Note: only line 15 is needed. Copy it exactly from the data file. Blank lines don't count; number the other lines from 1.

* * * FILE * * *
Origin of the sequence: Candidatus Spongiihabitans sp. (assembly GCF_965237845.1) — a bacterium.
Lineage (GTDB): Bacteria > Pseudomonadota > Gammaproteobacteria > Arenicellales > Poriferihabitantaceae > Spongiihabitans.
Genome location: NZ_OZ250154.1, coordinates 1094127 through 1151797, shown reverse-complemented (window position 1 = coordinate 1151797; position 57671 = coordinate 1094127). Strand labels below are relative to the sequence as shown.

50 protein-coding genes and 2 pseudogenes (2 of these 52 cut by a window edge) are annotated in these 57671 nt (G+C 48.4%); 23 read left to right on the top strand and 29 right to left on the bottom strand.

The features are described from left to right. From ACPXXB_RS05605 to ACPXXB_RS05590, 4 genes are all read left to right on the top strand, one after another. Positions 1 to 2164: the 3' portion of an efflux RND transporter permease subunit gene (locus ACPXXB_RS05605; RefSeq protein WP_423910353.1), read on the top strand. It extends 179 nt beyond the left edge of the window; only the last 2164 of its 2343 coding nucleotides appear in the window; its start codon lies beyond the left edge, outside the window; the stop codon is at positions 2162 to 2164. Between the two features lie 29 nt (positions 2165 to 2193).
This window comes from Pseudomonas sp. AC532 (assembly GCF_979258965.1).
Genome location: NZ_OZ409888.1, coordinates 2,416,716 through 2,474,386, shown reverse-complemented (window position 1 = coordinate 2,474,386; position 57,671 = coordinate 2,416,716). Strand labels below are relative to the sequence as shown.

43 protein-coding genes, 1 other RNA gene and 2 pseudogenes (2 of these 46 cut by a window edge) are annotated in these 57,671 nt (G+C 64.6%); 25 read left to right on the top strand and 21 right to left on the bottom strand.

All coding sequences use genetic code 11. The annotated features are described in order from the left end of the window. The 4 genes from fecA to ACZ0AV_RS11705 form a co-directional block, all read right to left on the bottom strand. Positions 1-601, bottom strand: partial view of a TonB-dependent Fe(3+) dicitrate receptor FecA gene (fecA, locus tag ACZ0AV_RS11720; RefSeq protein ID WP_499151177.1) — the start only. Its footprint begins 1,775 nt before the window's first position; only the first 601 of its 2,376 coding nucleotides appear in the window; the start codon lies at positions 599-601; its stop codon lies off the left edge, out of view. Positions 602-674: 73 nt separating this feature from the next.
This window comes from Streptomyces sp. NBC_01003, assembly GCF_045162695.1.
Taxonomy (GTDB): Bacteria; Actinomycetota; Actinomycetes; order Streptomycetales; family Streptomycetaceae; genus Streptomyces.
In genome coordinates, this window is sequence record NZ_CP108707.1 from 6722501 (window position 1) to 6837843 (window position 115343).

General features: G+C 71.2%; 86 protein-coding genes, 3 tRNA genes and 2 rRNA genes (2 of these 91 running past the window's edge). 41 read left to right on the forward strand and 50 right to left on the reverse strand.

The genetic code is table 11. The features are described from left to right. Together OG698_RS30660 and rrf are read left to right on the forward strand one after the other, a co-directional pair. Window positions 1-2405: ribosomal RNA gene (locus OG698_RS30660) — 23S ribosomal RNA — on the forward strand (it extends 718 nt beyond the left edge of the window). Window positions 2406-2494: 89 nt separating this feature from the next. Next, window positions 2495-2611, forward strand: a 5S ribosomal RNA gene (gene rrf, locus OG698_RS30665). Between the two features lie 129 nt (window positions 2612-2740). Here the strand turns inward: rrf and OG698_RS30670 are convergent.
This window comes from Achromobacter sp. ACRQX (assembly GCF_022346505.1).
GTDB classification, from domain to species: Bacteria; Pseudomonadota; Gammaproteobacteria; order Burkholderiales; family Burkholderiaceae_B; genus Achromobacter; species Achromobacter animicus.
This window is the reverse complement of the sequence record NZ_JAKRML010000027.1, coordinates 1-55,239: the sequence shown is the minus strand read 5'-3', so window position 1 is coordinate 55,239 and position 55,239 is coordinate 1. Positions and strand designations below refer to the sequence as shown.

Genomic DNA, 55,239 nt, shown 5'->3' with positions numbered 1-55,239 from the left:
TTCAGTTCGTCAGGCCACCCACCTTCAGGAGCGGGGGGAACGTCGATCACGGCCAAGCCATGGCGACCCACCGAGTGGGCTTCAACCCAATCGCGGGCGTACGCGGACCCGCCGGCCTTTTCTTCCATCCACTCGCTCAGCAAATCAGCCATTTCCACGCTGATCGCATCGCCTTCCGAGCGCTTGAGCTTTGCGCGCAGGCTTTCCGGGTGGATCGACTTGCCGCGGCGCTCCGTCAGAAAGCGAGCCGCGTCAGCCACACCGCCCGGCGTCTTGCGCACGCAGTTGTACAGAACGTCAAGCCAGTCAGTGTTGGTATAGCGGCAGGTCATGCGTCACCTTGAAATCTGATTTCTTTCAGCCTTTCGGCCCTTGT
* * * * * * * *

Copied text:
This window comes from Achromobacter sp. ACRQX (assembly GCF_022346505.1).